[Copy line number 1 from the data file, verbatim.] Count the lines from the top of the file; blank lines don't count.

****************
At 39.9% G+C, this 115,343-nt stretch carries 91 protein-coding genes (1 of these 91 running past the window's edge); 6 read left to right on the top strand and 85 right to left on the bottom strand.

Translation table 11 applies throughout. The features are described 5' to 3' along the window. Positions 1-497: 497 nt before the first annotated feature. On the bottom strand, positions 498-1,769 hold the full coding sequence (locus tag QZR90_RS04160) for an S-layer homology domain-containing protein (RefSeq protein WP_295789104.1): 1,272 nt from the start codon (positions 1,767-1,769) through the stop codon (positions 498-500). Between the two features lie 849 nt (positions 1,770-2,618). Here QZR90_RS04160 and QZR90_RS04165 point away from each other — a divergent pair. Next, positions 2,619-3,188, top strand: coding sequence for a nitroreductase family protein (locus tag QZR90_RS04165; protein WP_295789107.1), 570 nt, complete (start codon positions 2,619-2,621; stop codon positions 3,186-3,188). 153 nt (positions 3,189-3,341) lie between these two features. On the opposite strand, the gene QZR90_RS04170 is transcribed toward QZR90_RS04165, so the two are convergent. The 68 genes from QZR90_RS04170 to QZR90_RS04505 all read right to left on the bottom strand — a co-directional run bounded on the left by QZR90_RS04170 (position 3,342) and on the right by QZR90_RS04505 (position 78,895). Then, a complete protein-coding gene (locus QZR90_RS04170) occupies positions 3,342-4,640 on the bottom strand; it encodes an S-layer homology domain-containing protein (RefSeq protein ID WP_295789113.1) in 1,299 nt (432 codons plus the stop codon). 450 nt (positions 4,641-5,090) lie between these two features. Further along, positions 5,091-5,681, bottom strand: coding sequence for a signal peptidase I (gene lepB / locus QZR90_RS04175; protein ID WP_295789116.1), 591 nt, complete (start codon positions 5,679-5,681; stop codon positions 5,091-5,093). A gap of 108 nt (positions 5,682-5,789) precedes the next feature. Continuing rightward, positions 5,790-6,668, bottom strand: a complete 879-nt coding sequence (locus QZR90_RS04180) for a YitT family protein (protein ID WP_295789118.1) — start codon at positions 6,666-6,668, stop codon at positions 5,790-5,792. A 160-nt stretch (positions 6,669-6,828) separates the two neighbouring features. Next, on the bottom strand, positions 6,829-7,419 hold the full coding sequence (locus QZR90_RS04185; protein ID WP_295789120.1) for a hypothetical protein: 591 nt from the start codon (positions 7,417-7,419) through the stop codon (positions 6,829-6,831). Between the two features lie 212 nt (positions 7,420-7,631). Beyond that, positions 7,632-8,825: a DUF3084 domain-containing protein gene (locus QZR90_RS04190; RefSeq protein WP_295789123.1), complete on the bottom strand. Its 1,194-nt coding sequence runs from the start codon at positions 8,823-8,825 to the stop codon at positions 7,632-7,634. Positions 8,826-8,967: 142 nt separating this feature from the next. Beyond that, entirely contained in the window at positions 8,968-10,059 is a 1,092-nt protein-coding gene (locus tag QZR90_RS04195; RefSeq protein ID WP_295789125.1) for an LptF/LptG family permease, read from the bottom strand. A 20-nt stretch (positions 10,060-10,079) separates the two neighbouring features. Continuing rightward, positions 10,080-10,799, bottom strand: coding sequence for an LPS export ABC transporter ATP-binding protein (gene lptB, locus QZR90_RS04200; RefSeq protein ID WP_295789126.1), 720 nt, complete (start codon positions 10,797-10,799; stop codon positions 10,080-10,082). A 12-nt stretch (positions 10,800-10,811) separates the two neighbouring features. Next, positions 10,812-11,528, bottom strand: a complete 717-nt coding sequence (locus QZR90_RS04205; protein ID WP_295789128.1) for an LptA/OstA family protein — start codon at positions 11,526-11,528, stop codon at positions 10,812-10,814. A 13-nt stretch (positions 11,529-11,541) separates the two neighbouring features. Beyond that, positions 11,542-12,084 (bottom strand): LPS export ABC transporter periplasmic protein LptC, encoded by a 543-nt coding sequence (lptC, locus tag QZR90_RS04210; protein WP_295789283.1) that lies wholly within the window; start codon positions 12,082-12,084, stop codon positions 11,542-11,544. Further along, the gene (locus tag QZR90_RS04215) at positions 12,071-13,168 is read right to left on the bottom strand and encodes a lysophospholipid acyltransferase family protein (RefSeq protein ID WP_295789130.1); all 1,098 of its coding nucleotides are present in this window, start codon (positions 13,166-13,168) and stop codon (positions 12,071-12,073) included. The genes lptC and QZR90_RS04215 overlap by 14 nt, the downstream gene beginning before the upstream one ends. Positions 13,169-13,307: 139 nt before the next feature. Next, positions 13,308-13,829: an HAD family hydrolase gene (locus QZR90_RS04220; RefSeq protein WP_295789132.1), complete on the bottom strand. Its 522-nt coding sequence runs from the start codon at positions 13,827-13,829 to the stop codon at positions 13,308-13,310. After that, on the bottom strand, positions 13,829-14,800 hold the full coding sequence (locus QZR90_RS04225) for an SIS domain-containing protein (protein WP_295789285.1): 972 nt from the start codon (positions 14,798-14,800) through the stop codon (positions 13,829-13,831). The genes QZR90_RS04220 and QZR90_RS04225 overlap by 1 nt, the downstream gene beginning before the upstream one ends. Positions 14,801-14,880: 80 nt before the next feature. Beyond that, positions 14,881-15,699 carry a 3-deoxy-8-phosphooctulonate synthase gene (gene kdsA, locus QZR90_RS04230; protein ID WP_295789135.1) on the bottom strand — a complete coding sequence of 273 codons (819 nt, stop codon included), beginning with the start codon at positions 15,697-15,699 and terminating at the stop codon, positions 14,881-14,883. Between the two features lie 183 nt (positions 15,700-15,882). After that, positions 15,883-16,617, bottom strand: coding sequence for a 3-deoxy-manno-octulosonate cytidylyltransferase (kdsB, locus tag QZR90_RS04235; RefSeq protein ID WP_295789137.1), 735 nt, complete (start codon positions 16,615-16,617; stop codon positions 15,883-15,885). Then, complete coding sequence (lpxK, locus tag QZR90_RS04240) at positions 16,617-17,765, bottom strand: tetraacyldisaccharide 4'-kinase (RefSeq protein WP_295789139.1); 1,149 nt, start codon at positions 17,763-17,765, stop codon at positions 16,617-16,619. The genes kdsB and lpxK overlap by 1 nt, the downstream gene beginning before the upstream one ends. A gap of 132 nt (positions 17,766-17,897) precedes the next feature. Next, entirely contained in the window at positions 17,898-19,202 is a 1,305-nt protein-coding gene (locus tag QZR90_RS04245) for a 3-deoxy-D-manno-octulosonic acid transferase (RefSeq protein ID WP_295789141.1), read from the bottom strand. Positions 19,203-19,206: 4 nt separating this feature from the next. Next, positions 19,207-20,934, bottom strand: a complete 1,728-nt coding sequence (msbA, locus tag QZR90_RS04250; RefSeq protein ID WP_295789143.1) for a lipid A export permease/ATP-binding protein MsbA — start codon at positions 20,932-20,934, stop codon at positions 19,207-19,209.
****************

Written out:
At 39.9% G+C, this 115,343-nt stretch carries 91 protein-coding genes (1 of these 91 running past the window's edge); 6 read left to right on the top strand and 85 right to left on the bottom strand.